I have seen that people use the expression "Mahlzeit" before eating, but I also have heard them use in another occasions, even though I did not understand at the time why.

  • What are the use cases for this expression?
  • Is there any generic translation that works for every occasion?
  • What is the reason for writing it like that? "mal" seems to be a modal particle, with no special meaning, but "Zeit" meant just "time". Not sure what it has to do with "eating".


As mentioned in the comments, I got the spelling wrong. It is "mahlzeit", not "mal zeit". I have updated it in the question.

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    There is a second - ironic - meaning as in Nächste Woche bekommen wir wieder neue Programme auf die Rechner. - Na dann Prost Mahlzeit und viel Spaß damit! According to dict.cc the meaning is 'Good luck, fat chance (of that)!'. Sep 3, 2019 at 9:18
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    Some say it's short (secularized) for the blessing Gesegnete Mahlzeit. Sep 3, 2019 at 9:51
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    Uh... folks, answers, please, not answers in comments! (Unless you see the question as duplicate, which means VTC.)
    – Stephie
    Sep 3, 2019 at 10:12
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    Zeit ist Zeit. Ist Einheit für Gemütlichkeit. Wäre Gemütlichkeit dreitausendsechshundert Sekunden in Zeit, für wieviel Gemütlichkeit bliebe dann Zeit? Zeit plus Zeit ist mehr Zeit. Brot plus Zeit ist Brotzeit. Zeit mal Zeit ist Mahlzeit. Der Maikäfer dreht um den Tisch eine Runde, Du weißt nicht das Jahr, Du kennst nicht die Stunde. Die Kastanie im Biergarten blüht, freue Dich, Du bist auf erdbebensicherem Gebiet. Das ist die Wurzel aus Zeit. Das ist per Saldo - Gemütlichkeit. Sep 3, 2019 at 10:37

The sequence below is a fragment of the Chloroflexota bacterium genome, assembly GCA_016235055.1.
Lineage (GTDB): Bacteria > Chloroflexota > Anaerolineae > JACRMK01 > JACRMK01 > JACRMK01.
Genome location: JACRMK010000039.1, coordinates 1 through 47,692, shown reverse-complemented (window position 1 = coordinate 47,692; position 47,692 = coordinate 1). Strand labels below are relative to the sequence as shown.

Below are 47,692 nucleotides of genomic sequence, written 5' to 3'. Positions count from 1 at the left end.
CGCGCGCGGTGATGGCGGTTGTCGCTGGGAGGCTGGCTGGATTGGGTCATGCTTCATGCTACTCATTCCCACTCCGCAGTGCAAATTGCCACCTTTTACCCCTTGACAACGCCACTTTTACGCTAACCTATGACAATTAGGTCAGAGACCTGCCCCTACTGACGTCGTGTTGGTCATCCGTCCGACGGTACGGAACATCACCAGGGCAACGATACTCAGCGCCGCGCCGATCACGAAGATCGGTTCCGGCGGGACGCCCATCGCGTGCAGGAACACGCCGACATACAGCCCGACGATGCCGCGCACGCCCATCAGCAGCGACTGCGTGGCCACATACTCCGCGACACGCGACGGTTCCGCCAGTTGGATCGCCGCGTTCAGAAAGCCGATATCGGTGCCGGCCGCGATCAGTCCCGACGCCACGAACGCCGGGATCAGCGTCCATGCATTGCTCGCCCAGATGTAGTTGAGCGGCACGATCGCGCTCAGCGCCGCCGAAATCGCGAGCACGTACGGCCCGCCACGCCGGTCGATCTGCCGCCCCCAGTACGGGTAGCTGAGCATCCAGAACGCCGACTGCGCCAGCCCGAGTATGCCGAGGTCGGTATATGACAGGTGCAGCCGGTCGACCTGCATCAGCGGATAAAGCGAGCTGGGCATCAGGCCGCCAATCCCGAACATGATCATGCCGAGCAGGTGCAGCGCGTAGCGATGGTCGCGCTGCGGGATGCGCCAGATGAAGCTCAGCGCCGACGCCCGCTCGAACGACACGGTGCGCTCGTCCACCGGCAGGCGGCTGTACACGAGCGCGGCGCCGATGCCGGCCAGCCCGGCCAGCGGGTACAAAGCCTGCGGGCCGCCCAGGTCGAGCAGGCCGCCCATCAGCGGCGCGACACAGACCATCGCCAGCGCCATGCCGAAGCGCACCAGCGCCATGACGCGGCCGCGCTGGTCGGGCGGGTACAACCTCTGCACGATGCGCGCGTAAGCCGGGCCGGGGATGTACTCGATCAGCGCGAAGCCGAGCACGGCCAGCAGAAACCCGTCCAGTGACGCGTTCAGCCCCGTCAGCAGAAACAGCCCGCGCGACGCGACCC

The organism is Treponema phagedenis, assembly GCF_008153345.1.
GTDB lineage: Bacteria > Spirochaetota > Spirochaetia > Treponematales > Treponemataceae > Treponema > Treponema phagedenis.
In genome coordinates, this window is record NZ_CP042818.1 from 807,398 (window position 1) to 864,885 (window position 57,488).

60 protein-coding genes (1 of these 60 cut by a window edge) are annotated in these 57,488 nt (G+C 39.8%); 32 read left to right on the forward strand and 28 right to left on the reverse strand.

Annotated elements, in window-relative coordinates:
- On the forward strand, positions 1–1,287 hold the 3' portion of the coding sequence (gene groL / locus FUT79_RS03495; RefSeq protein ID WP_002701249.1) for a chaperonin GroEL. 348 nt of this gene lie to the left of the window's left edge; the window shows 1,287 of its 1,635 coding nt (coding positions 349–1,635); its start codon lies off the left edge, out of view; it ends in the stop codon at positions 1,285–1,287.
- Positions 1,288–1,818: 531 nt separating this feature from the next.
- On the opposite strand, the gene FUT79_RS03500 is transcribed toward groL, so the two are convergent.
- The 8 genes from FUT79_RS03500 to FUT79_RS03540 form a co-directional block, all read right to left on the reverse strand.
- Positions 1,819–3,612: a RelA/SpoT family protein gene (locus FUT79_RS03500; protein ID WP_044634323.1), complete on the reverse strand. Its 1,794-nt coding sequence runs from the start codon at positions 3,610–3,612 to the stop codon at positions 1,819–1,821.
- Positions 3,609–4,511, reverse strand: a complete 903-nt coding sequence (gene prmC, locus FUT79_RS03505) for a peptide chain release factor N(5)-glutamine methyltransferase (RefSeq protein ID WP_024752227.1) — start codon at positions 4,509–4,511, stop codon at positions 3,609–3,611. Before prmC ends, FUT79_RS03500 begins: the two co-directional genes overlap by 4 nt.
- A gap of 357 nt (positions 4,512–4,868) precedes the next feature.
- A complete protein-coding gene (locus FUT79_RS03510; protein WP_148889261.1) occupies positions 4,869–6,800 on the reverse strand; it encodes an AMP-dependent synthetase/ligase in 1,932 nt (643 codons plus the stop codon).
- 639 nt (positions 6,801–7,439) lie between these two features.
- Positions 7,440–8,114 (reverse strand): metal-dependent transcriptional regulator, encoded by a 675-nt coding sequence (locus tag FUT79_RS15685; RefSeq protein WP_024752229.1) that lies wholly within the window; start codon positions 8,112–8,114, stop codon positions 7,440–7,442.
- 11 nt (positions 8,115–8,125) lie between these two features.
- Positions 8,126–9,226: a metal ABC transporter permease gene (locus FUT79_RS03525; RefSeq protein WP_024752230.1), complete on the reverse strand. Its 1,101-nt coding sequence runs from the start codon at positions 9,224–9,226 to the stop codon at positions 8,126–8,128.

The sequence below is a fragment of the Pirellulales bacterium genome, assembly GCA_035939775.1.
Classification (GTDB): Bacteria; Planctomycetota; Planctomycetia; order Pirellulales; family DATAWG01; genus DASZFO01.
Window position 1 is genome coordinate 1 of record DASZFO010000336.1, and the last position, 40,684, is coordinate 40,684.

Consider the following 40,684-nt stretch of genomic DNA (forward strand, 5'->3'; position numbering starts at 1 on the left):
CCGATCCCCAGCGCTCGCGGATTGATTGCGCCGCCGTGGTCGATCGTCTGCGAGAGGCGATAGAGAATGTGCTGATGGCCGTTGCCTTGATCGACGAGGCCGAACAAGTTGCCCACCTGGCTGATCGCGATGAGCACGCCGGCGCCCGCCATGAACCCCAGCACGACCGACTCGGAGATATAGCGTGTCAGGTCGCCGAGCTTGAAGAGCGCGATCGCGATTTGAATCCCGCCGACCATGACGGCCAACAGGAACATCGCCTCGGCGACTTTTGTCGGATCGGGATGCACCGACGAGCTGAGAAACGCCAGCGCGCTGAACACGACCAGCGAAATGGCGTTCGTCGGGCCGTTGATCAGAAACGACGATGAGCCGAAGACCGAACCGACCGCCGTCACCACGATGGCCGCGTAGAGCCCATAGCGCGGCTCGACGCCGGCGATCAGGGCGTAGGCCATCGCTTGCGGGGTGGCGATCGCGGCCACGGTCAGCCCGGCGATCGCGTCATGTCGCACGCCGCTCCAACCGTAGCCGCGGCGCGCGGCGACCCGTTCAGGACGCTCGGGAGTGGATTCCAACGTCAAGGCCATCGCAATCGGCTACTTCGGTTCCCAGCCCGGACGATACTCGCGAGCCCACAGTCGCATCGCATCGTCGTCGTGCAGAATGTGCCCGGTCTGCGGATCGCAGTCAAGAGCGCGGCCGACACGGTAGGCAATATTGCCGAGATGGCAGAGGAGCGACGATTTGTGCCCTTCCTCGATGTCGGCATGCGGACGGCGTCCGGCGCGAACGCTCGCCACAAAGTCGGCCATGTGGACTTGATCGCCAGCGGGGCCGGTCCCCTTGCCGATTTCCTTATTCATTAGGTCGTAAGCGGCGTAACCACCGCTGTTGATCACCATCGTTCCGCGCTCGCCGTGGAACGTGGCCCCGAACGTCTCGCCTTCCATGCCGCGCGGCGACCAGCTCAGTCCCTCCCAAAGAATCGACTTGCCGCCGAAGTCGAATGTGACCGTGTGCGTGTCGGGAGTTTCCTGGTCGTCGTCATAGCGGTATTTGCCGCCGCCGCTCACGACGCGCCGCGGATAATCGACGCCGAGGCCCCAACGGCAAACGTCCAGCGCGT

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    @LangLangC: Bist Du der Urheber oder Gerhard Polt? Sep 3, 2019 at 16:59

1 Answer 1


Germans often shorten welcome formula by omitting the "Guten" or "Schönen". For example the following ones turn this way:

  • "(Ich wünsche eine) Schöne/Gute Mahlzeit!" => "Mahlzeit!" (Note: It does not work with "Guten Appetit!")
  • "Guten Morgen!" => "Morgen!" ("Morjen" as heavy dialect)
  • "Guten Abend!" => "N'Abend!" ("Namd!" as heavy reduction)
  • "Guten Tag!" => "Tag!" ("Tach!" as dialect)

Your mentioned word "Mal zeit" is a typo. You have heard "Mahlzeit" (engl. "meal").

  • 1
    The insistence on OP making typo is unfounded. It is about reading it, prolly in a mail or text. Haste mal Zeit die Frage zu lesen, oder vielleicht irgendwann mal Zeit was zu essen? Sep 3, 2019 at 10:37
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    Far more often, by design, omitting all but "Gudn". That applies to "Gudn Hunga" as well. Much more than to the utterly nonexistent "Gute Mahlzeit!"? Sep 3, 2019 at 10:44
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    Moin ist nicht kurz für Guten morgen, sondern das plattdeutsche Wort für schön, und damit kurz für Schönen guten Tag. Das spielt zwar sprachgeschichtlich hier keine Rolle, erklärt aber, warum man Moin den ganzen Tag über sagt, nicht nur morgens.
    – Philipp
    Sep 3, 2019 at 10:50
  • @LangLangC I did type it incorrectly. I did mean "mahlzeit". I have corrected it in the question. Sep 3, 2019 at 11:12

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